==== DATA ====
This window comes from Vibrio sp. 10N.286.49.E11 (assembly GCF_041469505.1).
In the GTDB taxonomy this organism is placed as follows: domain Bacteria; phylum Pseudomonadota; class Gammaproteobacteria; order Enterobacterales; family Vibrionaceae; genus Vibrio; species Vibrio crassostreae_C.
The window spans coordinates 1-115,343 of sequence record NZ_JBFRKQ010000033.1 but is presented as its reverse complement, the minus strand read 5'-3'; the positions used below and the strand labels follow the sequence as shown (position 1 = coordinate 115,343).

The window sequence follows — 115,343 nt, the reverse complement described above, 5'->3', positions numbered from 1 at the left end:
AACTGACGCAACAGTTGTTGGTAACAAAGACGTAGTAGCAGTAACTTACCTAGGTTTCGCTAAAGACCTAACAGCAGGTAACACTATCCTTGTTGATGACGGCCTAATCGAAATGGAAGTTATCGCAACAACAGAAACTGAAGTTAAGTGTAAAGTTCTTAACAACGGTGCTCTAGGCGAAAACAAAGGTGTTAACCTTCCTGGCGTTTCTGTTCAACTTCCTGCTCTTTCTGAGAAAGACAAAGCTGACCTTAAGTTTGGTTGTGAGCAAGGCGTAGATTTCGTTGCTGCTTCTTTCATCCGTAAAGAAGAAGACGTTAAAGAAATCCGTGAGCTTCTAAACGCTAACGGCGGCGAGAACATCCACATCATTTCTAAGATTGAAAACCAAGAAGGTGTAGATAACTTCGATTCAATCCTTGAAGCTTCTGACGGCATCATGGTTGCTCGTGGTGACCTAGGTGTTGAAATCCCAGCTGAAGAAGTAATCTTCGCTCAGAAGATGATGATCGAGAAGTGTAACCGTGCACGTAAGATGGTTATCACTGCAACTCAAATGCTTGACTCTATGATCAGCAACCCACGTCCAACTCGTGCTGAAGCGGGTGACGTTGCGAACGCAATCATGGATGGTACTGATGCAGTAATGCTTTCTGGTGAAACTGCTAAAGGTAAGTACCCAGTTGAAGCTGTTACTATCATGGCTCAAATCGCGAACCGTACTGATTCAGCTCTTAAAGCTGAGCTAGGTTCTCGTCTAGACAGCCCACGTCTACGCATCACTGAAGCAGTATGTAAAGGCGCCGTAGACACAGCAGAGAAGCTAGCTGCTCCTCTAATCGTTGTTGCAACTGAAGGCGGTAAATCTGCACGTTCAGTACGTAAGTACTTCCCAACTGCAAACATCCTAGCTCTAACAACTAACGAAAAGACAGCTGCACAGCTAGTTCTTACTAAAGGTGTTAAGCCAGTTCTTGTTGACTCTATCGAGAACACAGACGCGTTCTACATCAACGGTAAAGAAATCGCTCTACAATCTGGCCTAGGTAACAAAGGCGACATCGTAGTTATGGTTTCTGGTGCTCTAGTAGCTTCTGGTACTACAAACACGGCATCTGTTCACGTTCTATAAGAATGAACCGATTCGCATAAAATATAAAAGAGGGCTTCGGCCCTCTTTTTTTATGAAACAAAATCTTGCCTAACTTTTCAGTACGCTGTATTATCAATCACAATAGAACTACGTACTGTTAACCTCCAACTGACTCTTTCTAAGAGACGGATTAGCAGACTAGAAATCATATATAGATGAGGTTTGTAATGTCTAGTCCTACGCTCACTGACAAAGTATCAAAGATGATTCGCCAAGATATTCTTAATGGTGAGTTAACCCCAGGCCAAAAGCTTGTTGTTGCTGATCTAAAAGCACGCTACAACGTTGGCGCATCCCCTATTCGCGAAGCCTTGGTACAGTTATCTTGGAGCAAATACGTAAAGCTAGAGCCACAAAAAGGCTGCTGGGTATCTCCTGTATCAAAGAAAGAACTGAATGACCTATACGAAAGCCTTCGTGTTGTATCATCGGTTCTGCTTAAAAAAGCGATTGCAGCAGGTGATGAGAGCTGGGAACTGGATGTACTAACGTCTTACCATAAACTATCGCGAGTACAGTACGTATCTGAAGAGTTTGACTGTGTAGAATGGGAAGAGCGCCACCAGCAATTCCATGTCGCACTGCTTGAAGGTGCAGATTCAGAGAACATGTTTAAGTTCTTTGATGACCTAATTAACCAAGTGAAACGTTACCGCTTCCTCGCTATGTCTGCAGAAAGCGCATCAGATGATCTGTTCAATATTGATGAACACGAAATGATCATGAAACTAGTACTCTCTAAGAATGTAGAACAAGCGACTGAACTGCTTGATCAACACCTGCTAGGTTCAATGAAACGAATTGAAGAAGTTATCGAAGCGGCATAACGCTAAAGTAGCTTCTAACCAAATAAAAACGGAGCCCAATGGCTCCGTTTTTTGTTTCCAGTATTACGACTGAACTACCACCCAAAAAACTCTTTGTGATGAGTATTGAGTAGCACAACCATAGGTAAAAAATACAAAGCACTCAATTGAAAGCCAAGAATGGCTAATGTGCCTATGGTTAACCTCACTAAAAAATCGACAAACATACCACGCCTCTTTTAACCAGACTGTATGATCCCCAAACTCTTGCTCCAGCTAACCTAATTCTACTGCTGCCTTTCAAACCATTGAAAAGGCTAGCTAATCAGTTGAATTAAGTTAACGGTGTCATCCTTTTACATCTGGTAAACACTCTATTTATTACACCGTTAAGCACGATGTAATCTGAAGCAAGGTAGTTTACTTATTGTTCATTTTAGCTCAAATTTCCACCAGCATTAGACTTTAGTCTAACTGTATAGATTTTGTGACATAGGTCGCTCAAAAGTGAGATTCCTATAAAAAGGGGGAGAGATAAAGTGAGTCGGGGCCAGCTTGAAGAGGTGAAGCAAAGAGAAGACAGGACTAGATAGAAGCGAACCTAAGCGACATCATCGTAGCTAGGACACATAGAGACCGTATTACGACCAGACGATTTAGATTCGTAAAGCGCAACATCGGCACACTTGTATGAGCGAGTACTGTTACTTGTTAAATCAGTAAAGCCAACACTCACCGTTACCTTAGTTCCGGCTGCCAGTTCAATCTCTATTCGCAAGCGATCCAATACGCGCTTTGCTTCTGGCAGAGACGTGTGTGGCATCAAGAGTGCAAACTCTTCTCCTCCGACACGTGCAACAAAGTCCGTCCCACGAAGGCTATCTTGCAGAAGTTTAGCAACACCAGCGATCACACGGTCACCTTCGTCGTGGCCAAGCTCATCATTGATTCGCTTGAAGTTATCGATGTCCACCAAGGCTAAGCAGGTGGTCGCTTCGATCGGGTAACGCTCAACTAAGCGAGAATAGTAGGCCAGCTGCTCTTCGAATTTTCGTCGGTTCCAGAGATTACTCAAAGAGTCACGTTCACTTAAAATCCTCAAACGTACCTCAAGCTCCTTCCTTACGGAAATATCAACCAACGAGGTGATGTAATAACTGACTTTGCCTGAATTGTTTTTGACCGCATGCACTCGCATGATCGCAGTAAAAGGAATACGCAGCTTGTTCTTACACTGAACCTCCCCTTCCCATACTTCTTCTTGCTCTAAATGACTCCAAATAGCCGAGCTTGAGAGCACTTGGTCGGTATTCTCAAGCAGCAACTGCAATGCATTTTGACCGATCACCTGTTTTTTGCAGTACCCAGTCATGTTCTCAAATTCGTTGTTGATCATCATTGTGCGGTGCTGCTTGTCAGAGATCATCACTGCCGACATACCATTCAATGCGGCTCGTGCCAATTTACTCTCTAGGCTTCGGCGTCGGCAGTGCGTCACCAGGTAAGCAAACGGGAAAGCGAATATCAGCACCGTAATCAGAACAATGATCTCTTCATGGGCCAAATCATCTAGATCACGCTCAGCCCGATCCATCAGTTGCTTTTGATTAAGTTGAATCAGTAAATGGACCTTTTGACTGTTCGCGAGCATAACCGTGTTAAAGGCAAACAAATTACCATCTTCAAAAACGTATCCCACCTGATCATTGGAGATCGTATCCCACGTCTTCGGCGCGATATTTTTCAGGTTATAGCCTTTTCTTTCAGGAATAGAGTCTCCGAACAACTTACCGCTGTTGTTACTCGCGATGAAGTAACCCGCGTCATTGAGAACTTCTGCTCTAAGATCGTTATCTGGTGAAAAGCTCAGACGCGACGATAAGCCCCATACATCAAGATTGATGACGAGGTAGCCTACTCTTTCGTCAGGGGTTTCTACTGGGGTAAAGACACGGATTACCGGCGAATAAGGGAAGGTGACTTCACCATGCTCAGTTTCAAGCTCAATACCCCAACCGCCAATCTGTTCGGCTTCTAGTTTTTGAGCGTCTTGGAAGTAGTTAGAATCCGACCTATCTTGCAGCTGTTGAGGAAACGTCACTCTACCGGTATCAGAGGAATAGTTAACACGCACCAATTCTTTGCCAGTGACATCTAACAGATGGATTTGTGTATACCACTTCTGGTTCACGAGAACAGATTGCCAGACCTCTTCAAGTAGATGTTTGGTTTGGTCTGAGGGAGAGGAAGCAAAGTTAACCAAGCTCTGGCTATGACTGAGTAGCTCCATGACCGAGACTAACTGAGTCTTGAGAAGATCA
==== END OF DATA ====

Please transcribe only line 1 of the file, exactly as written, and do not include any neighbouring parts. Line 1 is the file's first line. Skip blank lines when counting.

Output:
This window comes from Vibrio sp. 10N.286.49.E11 (assembly GCF_041469505.1).